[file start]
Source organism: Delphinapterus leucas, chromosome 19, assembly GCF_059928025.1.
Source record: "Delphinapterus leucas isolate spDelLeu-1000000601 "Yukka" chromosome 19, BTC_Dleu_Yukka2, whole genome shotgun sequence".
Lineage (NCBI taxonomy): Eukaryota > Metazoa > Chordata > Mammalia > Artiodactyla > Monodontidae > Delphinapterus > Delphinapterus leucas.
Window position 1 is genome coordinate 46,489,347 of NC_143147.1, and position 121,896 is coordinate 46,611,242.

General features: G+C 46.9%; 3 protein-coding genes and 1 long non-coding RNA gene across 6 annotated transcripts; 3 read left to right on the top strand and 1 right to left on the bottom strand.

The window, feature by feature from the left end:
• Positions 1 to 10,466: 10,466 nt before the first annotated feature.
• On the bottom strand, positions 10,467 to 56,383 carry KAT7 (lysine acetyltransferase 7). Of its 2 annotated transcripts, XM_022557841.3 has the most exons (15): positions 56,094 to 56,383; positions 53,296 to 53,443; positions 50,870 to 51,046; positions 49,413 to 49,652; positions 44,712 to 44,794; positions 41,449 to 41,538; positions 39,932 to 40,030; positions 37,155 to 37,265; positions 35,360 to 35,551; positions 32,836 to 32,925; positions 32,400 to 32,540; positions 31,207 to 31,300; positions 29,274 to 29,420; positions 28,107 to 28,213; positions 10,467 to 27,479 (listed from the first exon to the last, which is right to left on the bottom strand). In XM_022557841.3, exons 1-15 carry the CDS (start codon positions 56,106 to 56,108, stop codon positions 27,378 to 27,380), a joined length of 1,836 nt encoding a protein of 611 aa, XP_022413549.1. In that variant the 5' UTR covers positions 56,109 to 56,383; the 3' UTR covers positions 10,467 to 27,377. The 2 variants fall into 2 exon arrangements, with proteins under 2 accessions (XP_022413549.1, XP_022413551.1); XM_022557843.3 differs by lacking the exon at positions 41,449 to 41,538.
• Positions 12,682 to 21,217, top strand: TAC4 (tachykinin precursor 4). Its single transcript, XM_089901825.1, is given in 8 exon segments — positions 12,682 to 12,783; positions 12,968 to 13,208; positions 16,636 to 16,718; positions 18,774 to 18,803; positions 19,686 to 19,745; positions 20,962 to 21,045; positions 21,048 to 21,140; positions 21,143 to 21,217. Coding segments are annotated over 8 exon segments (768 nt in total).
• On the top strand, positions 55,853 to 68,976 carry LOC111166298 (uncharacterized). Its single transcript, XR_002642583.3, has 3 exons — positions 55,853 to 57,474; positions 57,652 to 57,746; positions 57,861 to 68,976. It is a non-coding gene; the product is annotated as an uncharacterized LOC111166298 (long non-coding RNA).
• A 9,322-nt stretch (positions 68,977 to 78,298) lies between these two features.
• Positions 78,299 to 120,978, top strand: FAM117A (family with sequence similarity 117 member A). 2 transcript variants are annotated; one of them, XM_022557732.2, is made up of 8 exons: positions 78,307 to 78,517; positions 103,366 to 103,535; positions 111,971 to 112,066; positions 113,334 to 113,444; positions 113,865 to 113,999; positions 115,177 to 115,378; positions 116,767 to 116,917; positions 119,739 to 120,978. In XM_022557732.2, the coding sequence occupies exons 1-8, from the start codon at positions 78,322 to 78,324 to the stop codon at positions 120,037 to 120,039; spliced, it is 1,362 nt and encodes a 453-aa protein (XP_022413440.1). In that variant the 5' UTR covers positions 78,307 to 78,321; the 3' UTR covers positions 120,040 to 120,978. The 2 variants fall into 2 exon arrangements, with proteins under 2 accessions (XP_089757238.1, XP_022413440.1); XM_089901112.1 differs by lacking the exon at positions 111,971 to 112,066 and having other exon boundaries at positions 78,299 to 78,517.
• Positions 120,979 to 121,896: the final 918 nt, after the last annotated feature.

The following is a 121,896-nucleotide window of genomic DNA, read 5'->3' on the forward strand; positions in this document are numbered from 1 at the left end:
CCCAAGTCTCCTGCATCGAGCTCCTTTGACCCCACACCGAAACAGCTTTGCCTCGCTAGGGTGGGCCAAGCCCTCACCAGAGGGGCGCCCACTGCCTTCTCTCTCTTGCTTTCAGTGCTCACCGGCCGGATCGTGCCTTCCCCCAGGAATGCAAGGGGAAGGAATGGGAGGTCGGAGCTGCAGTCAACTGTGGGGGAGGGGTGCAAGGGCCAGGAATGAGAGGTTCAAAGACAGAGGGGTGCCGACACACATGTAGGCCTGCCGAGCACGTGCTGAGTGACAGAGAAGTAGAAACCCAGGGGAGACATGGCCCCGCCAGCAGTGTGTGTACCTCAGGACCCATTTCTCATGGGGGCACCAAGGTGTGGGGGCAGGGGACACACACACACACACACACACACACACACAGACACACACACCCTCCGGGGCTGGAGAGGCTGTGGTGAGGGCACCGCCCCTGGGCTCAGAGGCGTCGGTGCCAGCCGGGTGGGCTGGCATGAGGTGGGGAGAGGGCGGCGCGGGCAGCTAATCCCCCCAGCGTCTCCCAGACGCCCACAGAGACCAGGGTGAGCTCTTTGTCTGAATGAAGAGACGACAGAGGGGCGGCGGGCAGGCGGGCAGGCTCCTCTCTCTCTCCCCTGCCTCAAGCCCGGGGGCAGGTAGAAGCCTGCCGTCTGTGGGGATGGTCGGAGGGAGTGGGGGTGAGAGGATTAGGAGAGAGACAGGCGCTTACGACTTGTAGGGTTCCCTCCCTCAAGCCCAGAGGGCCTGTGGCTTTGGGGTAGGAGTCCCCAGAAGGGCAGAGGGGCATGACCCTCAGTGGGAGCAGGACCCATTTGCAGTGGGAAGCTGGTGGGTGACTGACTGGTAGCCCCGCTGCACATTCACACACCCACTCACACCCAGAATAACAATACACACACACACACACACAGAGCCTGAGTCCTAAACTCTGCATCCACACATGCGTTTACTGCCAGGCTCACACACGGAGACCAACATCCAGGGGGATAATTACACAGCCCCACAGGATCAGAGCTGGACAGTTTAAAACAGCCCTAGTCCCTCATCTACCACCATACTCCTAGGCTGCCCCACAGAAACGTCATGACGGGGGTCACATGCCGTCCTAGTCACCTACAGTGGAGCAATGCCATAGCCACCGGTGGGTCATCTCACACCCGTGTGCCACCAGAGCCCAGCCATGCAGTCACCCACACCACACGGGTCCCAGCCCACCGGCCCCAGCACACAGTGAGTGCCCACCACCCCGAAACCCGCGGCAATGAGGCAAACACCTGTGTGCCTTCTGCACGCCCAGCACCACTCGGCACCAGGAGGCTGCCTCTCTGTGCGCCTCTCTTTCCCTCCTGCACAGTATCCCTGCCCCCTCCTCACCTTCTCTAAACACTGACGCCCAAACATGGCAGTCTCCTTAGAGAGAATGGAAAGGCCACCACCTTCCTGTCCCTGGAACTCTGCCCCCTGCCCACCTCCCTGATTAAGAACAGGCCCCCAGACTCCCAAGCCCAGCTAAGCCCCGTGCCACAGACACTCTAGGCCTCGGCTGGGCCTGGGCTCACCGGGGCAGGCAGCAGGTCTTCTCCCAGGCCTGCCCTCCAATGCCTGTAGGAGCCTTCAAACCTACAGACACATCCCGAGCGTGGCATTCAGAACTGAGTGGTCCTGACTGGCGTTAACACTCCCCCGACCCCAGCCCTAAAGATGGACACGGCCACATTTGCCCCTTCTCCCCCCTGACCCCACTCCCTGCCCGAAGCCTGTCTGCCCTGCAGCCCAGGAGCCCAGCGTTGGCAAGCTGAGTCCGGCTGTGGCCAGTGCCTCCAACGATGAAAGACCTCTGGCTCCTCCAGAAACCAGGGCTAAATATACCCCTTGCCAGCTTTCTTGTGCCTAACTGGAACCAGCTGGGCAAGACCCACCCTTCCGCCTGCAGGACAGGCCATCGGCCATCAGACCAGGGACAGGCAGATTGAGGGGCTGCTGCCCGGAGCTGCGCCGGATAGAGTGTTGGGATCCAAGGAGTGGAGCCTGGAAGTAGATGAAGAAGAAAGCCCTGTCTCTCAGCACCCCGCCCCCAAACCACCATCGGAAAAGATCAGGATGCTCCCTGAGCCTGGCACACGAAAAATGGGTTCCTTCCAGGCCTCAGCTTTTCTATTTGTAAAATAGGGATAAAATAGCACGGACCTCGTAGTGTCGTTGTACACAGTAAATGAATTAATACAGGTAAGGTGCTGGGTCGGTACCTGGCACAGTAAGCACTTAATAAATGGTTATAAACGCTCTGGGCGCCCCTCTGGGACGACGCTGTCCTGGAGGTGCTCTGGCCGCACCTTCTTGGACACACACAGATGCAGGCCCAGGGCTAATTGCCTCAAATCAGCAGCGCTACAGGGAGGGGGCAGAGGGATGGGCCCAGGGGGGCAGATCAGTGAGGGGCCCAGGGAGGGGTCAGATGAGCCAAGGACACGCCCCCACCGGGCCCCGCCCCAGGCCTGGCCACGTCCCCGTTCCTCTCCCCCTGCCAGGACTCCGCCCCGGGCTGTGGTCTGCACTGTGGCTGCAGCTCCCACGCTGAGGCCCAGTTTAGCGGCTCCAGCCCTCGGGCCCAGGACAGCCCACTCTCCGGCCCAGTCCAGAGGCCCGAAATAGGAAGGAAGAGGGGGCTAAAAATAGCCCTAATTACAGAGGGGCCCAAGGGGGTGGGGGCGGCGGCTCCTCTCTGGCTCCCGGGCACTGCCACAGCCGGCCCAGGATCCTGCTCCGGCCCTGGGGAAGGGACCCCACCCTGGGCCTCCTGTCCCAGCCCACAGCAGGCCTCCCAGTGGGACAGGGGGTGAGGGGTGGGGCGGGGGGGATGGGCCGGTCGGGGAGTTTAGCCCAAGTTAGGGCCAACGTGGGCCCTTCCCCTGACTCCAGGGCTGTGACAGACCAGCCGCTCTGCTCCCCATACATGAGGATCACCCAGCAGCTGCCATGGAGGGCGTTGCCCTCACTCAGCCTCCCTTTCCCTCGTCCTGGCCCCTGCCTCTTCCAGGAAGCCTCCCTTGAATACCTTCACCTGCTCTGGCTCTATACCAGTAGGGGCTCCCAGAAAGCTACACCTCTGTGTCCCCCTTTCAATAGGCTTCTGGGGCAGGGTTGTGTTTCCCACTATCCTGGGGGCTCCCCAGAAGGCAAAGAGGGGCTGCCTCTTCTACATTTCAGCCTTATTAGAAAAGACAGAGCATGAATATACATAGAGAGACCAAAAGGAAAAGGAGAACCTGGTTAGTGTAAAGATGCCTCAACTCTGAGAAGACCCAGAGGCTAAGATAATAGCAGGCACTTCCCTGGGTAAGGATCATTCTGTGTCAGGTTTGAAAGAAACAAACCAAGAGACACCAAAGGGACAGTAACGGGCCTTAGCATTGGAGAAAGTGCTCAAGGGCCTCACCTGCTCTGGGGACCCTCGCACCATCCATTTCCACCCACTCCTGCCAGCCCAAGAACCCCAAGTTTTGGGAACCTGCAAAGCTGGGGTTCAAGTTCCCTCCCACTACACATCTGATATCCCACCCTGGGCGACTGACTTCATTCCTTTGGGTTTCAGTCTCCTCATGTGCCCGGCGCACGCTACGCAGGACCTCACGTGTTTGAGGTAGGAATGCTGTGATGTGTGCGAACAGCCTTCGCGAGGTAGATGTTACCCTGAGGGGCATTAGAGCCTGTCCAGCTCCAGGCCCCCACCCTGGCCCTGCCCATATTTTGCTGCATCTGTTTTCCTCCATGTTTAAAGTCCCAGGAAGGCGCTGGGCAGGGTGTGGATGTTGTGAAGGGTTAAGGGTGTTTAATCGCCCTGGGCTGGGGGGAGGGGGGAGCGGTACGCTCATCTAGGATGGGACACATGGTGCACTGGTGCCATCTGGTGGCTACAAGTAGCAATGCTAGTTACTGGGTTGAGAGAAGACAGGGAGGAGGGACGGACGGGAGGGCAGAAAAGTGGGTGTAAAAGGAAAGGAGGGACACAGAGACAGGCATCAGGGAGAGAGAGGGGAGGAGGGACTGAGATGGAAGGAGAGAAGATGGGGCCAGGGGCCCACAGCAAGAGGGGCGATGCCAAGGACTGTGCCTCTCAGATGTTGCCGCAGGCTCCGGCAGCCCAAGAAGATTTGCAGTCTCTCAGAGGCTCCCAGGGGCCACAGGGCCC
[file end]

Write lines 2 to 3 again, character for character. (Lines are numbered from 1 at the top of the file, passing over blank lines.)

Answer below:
Source record: "Delphinapterus leucas isolate spDelLeu-1000000601 "Yukka" chromosome 19, BTC_Dleu_Yukka2, whole genome shotgun sequence".
Lineage (NCBI taxonomy): Eukaryota > Metazoa > Chordata > Mammalia > Artiodactyla > Monodontidae > Delphinapterus > Delphinapterus leucas.